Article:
JOSHUA NKOMO: A Visionary who saw beyond tribal lines

01 Jul, 2020 - 00:07 0 Views
JOSHUA NKOMO: A Visionary who saw beyond tribal lines The late Joshua Mqabuko Nkomo

The Chronicle

Sikhumbuzo Moyo, Senior Reporter
BEFORE Highlanders and Zimbabwe Saints there was Matabeleland Highlanders and Mashonaland United, two teams that were based in Bulawayo whose support base was largely determined by the language one spoke.

One visionary man saw well beyond tribal lines and asked the two clubs to drop their tribal names in 1975 and to instead adopt names bearing some semblance of national character.

It was this larger than life character that again in 1984 saved the situation at Highlanders, who suddenly found themselves without a chairman following the unexpected resignation of Malcom King.

Highlanders members had unsuccessfully tried to bring back Ndumiso Gumede, whom King had served under as vice-chairman before assuming the chairmanship of Bosso.

Gumede was now based in Botswana and their pleas for him to return had fallen on deaf ears.

But it took a simple phone call and Gumede changed his mind.

“He said who did I think I was to say no to what people wanted. I had no option, but to come back and lead Bosso, finishing King’s term,” recalls the veteran administrator Gumede.

The man who ordered name changes to Matabeleland Highlanders and Mashonaland United is a man whom the nation remembers today; the giant who departed on July 1, 1999, the late Vice-President of Zimbabwe, Joshua Mqabuko Nyongolo Nkomo.

In March 1975, the late VP Nkomo invited former Bulawayo Town Clerk Mike Ndubiwa and Jimmy Ncube, and instructed them to drop the name Matabeleland so that the team could simply be known as Highlanders.

He also met Mashonaland United leaders and advised them to come up with another name and Zimbabwe Saints was born.

Prior to that, there had been a number of violent clashes along tribal lines between the two Bulawayo teams and the late Vice-President was extremely disturbed because to him unity was important regardless of one’s religious or tribal background.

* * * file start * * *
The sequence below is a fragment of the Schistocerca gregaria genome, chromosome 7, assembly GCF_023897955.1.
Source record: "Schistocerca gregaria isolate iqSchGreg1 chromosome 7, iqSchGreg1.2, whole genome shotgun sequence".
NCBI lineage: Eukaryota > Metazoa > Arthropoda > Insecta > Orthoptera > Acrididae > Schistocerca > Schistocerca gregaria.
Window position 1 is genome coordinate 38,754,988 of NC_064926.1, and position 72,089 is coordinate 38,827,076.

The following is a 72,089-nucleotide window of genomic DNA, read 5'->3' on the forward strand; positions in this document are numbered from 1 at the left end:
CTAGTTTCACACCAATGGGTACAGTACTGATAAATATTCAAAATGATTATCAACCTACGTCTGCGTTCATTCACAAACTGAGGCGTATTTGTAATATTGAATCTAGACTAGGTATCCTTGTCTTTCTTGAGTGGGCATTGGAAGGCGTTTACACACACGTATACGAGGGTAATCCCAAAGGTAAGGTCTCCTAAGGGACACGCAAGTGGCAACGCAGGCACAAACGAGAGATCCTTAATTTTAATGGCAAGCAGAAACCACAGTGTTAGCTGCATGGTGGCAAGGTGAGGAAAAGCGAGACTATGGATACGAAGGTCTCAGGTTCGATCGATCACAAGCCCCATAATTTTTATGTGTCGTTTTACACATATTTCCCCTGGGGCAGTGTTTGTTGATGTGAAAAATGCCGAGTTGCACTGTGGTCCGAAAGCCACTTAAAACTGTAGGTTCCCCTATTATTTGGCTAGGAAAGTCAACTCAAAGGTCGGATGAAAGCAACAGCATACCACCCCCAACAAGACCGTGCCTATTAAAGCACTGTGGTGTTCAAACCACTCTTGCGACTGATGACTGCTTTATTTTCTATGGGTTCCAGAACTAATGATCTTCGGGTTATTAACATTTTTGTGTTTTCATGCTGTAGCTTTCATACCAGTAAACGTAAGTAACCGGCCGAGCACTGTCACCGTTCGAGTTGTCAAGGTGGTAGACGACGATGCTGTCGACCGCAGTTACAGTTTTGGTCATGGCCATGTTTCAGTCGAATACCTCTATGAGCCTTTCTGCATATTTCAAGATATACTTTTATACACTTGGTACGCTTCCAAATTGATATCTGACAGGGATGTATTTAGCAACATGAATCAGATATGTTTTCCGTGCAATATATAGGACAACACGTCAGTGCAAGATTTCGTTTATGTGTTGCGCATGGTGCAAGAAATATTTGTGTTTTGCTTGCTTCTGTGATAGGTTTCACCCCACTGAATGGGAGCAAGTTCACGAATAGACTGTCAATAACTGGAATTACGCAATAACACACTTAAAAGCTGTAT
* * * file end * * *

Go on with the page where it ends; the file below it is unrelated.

As the nation marks 21 years since the death of this giant, it is important for the football community to honour the man also known as Father Zimbabwe for his uniting spirit.

It is unfortunate that a football tournament that was aimed at celebrating the life of Umdala Wethu failed to see the light of day in 2015 after Bosso refused to take part on the basis that it was cleared late by Zifa.

Highlanders were meant to clash with bitter rivals Dynamos in the two-legged Joshua Nkomo Legacy Cup.

However, Bosso argued that their players had been released and it would therefore be hard for them to arrange a full team in time for the match.

“We received the clearances today and now we have only one day to call all the players from wherever they are to come to camp and then prepare to travel to Harare for that proposed game, surely this does not make sense at all. It’s very inconvenient and as Highlanders our position is clear, we are not going there to play that match.

“We have told the organisers that their clearances came late and that if they want the match to be played, they should look for another team,” then Bosso chief executive officer Gumede told the media.

The organisers then pushed the tournament to the following year in 2016, but again, nothing materialised.

As a befitting tribute to the legacy of the late Father Zimbabwe, football authorities must surely organise an annual tournament in his honour and these include Highlanders and Zimbabwe Saints, whose identity now can be attributed to Umdala Wethu.

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